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Acts 17:16–34

“They took [Paul] and brought him to the Areopagus, saying, ‘May we know what this new teaching is that you are presenting?’ ” (v. 19).

“New and improved”—advertisers learned long ago that they could use this slogan to appeal to Americans by changing something about a product and marketing it as novel and better. “Old and the same” just does not have the same ring in a culture that prizes novelty and the present moment.

Certainly, there is nothing inherently wrong with improving a product if it needs to be improved or with telling people that improvement has occurred. The problem comes when we try to improve something that is already perfect. We are speaking here of the Word of God. In an effort to increase the number of people in the pews or to make Christianity “fresh and exciting,” there has been no end to “improvements” on the gospel. Some have sought to improve the gospel by relegating preaching to a brief, biblically lacking homily after a worship service designed mainly for entertainment. Others have tried to improve the gospel by denying its less popular elements such as the reality of God’s wrath. Still others have attempted to improve the gospel by replacing it with a political cause or social program.

Such “improvements” are usually well intentioned, but they are in fact deadly. From the very beginning, the most dangerous threats to God’s people have come not from outside the covenant community but from within. They have come from false prophets—people who profess to serve the Lord but then ignore or alter God’s Word or replace it with a new and different message. We remain faithful to the Lord only by following the “ancient paths” (Jer. 6:16), the truths of God once for all delivered to the saints (Jude 3). Let us not be out to preach and teach novelty but only that which is drawn from the sound interpretation of sacred Scripture.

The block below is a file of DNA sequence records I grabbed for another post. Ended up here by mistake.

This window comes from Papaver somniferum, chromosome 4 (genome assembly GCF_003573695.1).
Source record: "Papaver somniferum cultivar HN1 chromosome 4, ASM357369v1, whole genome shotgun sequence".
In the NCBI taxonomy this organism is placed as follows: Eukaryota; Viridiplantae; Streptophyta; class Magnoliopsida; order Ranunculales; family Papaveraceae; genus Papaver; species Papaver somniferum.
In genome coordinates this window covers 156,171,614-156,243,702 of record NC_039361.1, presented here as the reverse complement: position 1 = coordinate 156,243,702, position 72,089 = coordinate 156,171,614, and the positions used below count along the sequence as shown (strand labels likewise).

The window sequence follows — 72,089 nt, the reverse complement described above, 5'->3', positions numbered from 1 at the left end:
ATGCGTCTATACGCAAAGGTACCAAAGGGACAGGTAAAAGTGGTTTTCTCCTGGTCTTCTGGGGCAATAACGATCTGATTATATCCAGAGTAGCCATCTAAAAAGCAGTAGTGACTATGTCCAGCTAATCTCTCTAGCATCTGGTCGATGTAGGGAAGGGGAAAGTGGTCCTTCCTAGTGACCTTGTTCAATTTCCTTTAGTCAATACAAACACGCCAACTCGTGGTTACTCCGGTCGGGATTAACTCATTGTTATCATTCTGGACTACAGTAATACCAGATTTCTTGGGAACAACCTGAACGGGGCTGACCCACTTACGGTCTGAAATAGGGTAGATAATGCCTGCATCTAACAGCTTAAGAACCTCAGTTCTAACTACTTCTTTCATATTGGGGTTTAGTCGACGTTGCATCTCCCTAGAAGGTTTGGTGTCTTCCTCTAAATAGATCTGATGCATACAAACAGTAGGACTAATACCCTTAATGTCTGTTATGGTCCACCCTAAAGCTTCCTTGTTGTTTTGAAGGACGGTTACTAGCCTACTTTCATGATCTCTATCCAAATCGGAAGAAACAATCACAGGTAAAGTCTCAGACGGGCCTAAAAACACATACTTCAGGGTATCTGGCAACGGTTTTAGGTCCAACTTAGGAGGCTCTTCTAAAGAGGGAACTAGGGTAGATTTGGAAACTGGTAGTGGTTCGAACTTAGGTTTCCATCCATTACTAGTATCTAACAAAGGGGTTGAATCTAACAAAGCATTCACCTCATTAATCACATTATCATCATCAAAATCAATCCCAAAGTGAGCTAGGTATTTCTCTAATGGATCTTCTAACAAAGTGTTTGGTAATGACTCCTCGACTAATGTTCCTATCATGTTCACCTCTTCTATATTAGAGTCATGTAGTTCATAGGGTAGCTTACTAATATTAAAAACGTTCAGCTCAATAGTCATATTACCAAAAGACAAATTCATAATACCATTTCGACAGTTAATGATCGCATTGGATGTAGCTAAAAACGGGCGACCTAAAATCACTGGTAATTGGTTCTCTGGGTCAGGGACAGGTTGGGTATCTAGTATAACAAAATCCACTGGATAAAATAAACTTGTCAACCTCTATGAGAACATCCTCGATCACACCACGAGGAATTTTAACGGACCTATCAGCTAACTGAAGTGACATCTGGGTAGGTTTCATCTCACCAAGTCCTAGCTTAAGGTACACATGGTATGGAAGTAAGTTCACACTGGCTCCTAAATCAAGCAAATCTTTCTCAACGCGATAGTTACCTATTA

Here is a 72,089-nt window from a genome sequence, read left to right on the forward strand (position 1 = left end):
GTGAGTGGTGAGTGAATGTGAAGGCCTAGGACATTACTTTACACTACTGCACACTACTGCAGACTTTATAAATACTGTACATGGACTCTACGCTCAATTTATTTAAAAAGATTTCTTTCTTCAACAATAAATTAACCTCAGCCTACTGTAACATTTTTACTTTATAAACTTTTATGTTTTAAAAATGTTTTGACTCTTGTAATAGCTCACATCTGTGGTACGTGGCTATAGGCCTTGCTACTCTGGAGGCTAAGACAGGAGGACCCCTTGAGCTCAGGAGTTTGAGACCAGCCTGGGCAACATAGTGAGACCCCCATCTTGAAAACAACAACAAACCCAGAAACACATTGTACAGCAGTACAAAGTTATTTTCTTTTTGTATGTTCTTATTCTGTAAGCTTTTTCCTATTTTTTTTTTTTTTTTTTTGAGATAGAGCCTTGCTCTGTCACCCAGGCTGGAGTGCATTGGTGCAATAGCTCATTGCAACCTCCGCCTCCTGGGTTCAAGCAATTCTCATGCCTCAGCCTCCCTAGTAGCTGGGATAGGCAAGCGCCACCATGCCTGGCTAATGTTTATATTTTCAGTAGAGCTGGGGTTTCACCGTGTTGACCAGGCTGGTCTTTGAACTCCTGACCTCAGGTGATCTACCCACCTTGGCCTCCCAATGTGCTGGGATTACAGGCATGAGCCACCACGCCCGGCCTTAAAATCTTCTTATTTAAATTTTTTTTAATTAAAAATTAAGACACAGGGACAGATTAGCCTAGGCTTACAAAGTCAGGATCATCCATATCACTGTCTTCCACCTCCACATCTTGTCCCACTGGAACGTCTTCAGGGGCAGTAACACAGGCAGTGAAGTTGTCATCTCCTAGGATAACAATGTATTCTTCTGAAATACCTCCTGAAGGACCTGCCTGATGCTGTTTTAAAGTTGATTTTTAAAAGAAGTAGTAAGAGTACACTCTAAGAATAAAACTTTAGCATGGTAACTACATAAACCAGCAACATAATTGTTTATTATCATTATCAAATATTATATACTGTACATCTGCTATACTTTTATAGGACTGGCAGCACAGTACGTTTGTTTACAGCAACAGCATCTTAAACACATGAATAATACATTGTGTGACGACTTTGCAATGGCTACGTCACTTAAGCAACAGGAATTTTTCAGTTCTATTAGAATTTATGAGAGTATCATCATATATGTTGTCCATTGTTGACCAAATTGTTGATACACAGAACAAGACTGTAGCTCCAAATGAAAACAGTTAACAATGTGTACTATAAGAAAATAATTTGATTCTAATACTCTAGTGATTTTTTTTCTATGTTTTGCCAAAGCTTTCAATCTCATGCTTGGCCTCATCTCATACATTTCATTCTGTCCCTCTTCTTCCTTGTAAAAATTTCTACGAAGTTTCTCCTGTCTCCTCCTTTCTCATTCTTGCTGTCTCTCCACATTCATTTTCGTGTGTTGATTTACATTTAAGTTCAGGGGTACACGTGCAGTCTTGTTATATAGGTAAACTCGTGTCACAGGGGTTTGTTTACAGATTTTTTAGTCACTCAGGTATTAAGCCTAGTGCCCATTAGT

For some people, such as those in today’s passage, these old teachings may sound new because they have never encountered them before. We are not referring to novelty in that sense. Neither are we talking about coming up with new, faithful illustrations to help impress these old truths on other people. What we are talking about are “innovative” doctrines that no one in church history has heard of before. If when we are studying we find something new and true, we have more likely found something true that others have taught, and some further study will reveal that others have had the same insights. Or, we have found something that is new but false. Being slow to adopt what is novel will help keep us on the right path.

Coram Deo Living before the face of God

So often we think it takes courage to say something new. In our day, however, the truly courageous stand for what is true, regardless of its age. May we have the courage to proclaim the old truths of God’s Word as the only answer to the problems of this new era.

For Further Study
  • Deuteronomy 13
  • Acts 20:17–38
  • 2 Timothy 3:14
  • 2 Peter 2

Daily Gifts

Our Highest Calling

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From the October 2017 Issue
Oct 2017 Issue